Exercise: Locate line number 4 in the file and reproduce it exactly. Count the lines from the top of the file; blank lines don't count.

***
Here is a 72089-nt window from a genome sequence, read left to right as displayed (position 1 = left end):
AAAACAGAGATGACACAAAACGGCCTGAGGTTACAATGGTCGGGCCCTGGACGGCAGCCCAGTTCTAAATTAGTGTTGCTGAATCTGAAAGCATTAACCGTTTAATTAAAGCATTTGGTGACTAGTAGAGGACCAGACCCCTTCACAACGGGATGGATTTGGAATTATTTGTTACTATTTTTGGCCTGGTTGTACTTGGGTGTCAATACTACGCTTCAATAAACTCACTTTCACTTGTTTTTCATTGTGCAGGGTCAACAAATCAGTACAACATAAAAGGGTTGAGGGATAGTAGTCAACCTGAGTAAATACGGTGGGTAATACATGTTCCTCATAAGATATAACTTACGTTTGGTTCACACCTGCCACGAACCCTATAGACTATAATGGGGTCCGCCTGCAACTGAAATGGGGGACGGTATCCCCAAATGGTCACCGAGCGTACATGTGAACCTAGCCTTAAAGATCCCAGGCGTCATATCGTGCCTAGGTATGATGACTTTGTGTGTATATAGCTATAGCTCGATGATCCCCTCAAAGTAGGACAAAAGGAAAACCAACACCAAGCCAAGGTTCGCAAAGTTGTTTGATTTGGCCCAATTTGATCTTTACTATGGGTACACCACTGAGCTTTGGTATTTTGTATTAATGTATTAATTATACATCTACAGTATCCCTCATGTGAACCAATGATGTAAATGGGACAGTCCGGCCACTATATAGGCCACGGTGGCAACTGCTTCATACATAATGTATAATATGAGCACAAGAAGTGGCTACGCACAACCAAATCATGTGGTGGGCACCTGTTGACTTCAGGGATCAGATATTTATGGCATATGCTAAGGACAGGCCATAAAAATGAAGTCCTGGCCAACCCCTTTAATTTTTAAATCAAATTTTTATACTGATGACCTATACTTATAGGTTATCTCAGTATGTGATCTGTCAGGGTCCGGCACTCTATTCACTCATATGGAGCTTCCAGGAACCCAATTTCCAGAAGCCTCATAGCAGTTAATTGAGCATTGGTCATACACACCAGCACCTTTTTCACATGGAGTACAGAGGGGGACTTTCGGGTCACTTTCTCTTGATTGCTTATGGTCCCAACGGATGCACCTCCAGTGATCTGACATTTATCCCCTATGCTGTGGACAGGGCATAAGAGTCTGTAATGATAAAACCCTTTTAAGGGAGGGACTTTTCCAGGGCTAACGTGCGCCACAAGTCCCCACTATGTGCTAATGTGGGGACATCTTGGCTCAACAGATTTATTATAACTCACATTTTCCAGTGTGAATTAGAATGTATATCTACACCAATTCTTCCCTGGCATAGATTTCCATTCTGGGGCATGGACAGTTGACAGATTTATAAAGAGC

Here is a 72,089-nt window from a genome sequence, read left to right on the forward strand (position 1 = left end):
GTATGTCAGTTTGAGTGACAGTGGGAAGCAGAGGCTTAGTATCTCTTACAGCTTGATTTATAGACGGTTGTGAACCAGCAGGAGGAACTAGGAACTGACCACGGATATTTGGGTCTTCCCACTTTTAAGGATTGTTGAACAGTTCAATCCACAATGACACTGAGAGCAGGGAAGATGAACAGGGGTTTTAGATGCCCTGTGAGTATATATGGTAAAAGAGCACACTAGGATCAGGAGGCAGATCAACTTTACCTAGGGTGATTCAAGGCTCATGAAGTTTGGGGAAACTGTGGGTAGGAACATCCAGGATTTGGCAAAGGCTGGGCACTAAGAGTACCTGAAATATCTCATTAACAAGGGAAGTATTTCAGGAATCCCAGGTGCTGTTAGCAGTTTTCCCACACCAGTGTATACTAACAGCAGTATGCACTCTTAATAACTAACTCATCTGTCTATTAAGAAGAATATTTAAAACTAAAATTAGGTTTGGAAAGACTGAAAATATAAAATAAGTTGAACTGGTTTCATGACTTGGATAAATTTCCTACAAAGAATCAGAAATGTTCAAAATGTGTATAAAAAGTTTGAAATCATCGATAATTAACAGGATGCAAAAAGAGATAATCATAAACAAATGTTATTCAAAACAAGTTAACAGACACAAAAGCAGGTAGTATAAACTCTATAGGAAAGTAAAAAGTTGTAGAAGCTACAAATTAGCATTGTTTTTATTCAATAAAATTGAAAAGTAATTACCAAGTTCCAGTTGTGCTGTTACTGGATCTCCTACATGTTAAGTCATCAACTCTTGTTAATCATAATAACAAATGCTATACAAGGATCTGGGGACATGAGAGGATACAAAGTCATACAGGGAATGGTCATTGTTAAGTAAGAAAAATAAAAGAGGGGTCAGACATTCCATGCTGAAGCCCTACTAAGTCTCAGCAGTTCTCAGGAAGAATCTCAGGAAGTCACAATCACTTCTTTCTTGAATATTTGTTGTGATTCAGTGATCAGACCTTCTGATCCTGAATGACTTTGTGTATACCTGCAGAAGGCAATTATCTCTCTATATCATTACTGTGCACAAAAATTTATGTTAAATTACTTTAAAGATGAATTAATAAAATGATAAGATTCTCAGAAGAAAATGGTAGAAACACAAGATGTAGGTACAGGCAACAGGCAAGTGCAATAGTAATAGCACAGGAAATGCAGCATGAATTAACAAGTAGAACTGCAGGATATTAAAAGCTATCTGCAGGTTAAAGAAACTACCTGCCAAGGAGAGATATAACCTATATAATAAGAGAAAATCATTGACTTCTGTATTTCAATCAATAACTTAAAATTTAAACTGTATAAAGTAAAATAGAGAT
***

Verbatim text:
GTATGTCAGTTTGAGTGACAGTGGGAAGCAGAGGCTTAGTATCTCTTACAGCTTGATTTATAGACGGTTGTGAACCAGCAGGAGGAACTAGGAACTGACCACGGATATTTGGGTCTTCCCACTTTTAAGGATTGTTGAACAGTTCAATCCACAATGACACTGAGAGCAGGGAAGATGAACAGGGGTTTTAGATGCCCTGTGAGTATATATGGTAAAAGAGCACACTAGGATCAGGAGGCAGATCAACTTTACCTAGGGTGATTCAAGGCTCATGAAGTTTGGGGAAACTGTGGGTAGGAACATCCAGGATTTGGCAAAGGCTGGGCACTAAGAGTACCTGAAATATCTCATTAACAAGGGAAGTATTTCAGGAATCCCAGGTGCTGTTAGCAGTTTTCCCACACCAGTGTATACTAACAGCAGTATGCACTCTTAATAACTAACTCATCTGTCTATTAAGAAGAATATTTAAAACTAAAATTAGGTTTGGAAAGACTGAAAATATAAAATAAGTTGAACTGGTTTCATGACTTGGATAAATTTCCTACAAAGAATCAGAAATGTTCAAAATGTGTATAAAAAGTTTGAAATCATCGATAATTAACAGGATGCAAAAAGAGATAATCATAAACAAATGTTATTCAAAACAAGTTAACAGACACAAAAGCAGGTAGTATAAACTCTATAGGAAAGTAAAAAGTTGTAGAAGCTACAAATTAGCATTGTTTTTATTCAATAAAATTGAAAAGTAATTACCAAGTTCCAGTTGTGCTGTTACTGGATCTCCTACATGTTAAGTCATCAACTCTTGTTAATCATAATAACAAATGCTATACAAGGATCTGGGGACATGAGAGGATACAAAGTCATACAGGGAATGGTCATTGTTAAGTAAGAAAAATAAAAGAGGGGTCAGACATTCCATGCTGAAGCCCTACTAAGTCTCAGCAGTTCTCAGGAAGAATCTCAGGAAGTCACAATCACTTCTTTCTTGAATATTTGTTGTGATTCAGTGATCAGACCTTCTGATCCTGAATGACTTTGTGTATACCTGCAGAAGGCAATTATCTCTCTATATCATTACTGTGCACAAAAATTTATGTTAAATTACTTTAAAGATGAATTAATAAAATGATAAGATTCTCAGAAGAAAATGGTAGAAACACAAGATGTAGGTACAGGCAACAGGCAAGTGCAATAGTAATAGCACAGGAAATGCAGCATGAATTAACAAGTAGAACTGCAGGATATTAAAAGCTATCTGCAGGTTAAAGAAACTACCTGCCAAGGAGAGATATAACCTATATAATAAGAGAAAATCATTGACTTCTGTATTTCAATCAATAACTTAAAATTTAAACTGTATAAAGTAAAATAGAGAT